Research co-led by York University and Environment and Climate Change Canada has unearthed new evidence about the impacts of hydrofluoroolefins (HFOs) on the environment.
HFOs have been positioned by some as the future of synthetic refrigerants. They have zero ozone-depleting potential and break down very quickly in the atmosphere, resulting in very low global warming potential.
This makes them the natural successor to hydrofluorocarbons (HFCs), which are now being phased down globally under the Kigali Amendment.
But concerns have been raised about the toxicity of pure HFOs breaking down in the environment and producing trifluoroacetic acid or TFA. It is thought that TFA finds its way into water bodies such as rivers and lakes through precipitation, where it may build up and pose an environmental threat.
The new research adds credence to these concerns.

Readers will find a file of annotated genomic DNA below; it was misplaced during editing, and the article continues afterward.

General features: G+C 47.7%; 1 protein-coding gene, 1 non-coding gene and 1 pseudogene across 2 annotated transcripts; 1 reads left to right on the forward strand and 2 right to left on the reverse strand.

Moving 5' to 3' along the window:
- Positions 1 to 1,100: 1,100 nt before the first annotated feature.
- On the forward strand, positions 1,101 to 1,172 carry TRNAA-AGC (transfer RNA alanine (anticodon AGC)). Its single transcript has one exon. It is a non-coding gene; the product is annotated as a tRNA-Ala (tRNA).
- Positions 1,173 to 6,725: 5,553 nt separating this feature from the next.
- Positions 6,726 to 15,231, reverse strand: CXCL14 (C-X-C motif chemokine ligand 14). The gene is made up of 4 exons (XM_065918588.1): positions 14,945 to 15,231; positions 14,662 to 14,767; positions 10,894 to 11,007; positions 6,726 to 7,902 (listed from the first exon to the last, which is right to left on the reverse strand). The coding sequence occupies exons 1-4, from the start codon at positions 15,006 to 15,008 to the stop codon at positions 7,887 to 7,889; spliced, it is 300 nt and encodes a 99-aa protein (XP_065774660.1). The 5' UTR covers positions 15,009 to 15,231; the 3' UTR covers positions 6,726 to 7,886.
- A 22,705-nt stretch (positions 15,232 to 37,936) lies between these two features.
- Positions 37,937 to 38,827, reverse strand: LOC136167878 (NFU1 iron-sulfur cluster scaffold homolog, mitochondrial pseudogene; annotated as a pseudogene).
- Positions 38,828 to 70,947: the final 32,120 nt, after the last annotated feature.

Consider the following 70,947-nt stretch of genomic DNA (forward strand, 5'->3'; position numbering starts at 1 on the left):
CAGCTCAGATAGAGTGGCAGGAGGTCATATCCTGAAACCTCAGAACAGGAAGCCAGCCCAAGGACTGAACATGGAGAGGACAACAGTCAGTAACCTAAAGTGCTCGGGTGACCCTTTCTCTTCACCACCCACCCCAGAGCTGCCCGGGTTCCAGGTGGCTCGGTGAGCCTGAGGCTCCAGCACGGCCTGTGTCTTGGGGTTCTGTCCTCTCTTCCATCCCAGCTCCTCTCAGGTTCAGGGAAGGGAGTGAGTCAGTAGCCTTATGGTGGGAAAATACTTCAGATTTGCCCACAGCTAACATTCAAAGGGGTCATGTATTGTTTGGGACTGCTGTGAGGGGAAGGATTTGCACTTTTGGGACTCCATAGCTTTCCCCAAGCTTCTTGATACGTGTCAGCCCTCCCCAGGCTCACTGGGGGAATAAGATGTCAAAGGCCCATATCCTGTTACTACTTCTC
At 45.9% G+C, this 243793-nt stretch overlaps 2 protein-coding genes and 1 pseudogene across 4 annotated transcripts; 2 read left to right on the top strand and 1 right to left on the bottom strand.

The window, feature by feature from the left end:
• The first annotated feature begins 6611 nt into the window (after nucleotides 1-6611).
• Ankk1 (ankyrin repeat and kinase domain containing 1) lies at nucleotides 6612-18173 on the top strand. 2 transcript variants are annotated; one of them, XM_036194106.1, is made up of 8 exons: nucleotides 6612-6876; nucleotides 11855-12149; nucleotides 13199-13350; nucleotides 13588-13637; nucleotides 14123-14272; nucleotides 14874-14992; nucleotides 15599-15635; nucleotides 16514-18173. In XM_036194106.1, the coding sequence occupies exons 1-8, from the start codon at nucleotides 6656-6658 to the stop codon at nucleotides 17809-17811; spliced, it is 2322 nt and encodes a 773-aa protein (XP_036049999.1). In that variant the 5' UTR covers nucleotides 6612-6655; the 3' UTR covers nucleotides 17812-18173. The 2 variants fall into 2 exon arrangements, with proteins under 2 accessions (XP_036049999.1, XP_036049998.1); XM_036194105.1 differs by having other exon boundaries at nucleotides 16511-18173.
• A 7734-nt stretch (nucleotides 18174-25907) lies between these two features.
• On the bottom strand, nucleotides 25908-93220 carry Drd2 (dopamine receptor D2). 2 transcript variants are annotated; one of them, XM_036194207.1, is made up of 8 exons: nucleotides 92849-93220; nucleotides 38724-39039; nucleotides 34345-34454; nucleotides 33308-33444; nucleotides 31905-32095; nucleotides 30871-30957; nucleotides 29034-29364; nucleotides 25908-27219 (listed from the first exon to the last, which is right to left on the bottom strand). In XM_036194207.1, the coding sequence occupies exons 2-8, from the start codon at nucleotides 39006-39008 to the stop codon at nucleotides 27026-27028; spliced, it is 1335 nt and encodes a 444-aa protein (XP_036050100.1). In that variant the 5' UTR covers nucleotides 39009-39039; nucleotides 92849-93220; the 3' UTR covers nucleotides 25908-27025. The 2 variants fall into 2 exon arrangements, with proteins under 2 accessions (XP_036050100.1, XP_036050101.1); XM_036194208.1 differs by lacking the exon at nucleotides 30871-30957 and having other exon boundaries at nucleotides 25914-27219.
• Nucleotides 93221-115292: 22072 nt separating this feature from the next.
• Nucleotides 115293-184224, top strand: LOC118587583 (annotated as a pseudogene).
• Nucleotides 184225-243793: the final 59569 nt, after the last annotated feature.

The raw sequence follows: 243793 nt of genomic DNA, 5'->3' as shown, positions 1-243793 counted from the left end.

Using Arctic ice cores, the team studied changes in the presence of short-chain perfluoroalkyl carboxylic acids (scPFCAs) such as TFA. They found a tenfold increase in these chemicals since 1990. This coincides with phasing down of ozone-depleting clorofluorocarbons (CFCs) via the Montreal Protocol and the uptake of CFC replacements – including some HFCs – that are sources of TFA.
“We saw a really strong relationship between the deposition of these chemicals and changes that had been made due to the Montreal Protocol,” says Assistant Professor Cora Young.
“The chemicals that we found, these PFAS chemicals, are extremely persistent in the environment – they have no known degradation pathway. What we’re now getting is the deposition of these persistent chemicals and it seems to be happening globally.”
The Environmental Investigation Agency (EIA) has also highlighted the findings of the study. It notes that the accumulation of TFA could be exacerbated in the future by the increased use of HFOs such as 1234yf, which creates far more TFA than the refrigerant it replaces, HFC-134a.
“Since 2017, almost all new cars in the USA and the EU have replaced HFC-134a with HFO-1234yf in air conditioning,” says the EIA. “HFO-1234yf is also mixed with HFCs and other HFOs to create a range of refrigerant blends with lower global warming potential, which are being promoted for use in commercial, industrial and transport refrigeration.”